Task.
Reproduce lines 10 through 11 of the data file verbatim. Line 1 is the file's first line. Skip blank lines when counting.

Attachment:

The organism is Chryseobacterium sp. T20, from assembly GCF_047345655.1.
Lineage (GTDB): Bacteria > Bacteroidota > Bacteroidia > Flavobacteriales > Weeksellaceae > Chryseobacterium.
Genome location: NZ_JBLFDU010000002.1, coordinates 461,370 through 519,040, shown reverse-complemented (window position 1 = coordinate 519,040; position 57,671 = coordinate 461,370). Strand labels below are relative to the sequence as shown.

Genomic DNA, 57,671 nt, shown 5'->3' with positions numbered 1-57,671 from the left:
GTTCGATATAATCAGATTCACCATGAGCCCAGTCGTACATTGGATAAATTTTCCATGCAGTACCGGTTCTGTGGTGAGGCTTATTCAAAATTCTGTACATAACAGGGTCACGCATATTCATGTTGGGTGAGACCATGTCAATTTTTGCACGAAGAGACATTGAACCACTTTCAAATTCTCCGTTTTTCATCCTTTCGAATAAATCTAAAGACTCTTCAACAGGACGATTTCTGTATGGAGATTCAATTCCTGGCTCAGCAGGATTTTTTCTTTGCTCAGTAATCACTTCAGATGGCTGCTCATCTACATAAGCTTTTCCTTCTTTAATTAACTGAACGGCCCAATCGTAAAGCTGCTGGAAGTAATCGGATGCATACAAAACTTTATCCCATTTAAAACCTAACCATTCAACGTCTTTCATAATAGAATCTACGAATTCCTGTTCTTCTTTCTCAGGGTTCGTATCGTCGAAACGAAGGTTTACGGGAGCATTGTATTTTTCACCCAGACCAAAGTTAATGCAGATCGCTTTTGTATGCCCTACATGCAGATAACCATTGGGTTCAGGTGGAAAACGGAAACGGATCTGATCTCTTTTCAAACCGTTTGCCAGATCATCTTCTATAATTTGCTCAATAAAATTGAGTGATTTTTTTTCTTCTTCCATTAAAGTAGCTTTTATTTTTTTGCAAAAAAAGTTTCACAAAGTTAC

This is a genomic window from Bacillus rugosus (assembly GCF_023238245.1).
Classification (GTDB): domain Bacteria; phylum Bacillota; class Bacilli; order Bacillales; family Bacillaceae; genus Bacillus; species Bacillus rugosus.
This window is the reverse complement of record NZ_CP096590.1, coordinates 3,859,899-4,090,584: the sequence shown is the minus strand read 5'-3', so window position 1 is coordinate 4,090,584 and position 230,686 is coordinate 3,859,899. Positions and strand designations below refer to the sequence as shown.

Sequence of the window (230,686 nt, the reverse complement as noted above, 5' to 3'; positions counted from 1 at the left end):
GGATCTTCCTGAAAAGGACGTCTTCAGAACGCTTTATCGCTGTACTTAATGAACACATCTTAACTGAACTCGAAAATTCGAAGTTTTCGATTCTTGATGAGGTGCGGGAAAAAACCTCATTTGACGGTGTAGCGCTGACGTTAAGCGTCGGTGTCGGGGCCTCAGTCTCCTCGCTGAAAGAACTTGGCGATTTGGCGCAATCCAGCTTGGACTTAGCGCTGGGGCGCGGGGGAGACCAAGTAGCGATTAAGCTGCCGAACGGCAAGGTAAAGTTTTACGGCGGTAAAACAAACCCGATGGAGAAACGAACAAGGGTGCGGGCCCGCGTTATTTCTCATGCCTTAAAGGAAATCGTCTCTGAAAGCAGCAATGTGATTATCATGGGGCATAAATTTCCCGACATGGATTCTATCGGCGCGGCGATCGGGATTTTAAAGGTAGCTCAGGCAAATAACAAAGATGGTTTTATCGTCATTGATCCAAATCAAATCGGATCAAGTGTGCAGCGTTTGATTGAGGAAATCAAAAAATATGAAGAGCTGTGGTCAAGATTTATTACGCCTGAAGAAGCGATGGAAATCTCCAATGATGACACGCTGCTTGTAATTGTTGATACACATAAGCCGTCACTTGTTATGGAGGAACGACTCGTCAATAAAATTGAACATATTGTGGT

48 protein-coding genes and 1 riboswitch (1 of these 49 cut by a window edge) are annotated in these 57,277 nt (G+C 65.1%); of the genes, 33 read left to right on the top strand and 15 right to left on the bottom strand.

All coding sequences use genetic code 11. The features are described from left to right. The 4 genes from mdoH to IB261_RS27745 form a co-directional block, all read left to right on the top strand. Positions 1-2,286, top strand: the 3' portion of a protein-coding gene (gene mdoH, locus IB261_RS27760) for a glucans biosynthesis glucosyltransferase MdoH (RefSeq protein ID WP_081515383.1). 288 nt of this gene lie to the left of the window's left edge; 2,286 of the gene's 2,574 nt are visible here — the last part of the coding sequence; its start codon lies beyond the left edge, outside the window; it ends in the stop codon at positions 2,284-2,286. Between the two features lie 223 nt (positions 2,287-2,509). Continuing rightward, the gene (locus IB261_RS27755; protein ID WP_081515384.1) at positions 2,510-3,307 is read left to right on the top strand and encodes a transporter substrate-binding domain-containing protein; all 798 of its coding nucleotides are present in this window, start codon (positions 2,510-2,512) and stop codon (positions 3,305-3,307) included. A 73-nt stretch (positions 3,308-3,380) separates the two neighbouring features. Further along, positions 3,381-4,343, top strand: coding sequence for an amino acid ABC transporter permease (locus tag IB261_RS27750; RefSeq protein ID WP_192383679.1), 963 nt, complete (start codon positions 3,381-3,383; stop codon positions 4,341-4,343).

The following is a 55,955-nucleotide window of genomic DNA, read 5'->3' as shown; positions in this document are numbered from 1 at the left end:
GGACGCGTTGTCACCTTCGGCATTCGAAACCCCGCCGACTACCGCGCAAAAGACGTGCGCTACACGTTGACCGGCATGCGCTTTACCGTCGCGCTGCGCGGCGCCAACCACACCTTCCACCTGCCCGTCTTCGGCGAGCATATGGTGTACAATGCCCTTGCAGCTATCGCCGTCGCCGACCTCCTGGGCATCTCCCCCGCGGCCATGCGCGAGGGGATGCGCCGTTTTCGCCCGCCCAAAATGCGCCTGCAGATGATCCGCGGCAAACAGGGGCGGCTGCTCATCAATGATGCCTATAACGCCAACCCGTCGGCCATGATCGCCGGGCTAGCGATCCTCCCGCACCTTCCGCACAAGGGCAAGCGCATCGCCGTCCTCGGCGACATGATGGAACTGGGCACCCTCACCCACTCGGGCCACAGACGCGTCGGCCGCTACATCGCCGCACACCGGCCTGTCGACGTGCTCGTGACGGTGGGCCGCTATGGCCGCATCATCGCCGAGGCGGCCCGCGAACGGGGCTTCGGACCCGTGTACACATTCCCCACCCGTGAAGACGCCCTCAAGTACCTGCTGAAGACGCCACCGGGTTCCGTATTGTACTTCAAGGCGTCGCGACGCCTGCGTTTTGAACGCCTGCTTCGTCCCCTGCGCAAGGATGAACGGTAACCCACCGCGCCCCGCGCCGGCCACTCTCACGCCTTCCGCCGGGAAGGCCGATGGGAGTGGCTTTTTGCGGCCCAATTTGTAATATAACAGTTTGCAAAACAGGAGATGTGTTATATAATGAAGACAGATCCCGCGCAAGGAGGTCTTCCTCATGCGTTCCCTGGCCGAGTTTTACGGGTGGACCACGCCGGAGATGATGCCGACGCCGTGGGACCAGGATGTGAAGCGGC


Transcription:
GGATCTTCCTGAAAAGGACGTCTTCAGAACGCTTTATCGCTGTACTTAATGAACACATCTTAACTGAACTCGAAAATTCGAAGTTTTCGATTCTTGATGAGGTGCGGGAAAAAACCTCATTTGACGGTGTAGCGCTGACGTTAAGCGTCGGTGTCGGGGCCTCAGTCTCCTCGCTGAAAGAACTTGGCGATTTGGCGCAATCCAGCTTGGACTTAGCGCTGGGGCGCGGGGGAGACCAAGTAGCGATTAAGCTGCCGAACGGCAAGGTAAAGTTTTACGGCGGTAAAACAAACCCGATGGAGAAACGAACAAGGGTGCGGGCCCGCGTTATTTCTCATGCCTTAAAGGAAATCGTCTCTGAAAGCAGCAATGTGATTATCATGGGGCATAAATTTCCCGACATGGATTCTATCGGCGCGGCGATCGGGATTTTAAAGGTAGCTCAGGCAAATAACAAAGATGGTTTTATCGTCATTGATCCAAATCAAATCGGATCAAGTGTGCAGCGTTTGATTGAGGAAATCAAAAAATATGAAGAGCTGTGGTCAAGATTTATTACGCCTGAAGAAGCGATGGAAATCTCCAATGATGACACGCTGCTTGTAATTGTTGATACACATAAGCCGTCACTTGTTATGGAGGAACGACTCGTCAATAAAATTGAACATATTGTGGT

48 protein-coding genes and 1 riboswitch (1 of these 49 cut by a window edge) are annotated in these 57,277 nt (G+C 65.1%); of the genes, 33 read left to right on the top strand and 15 right to left on the bottom strand.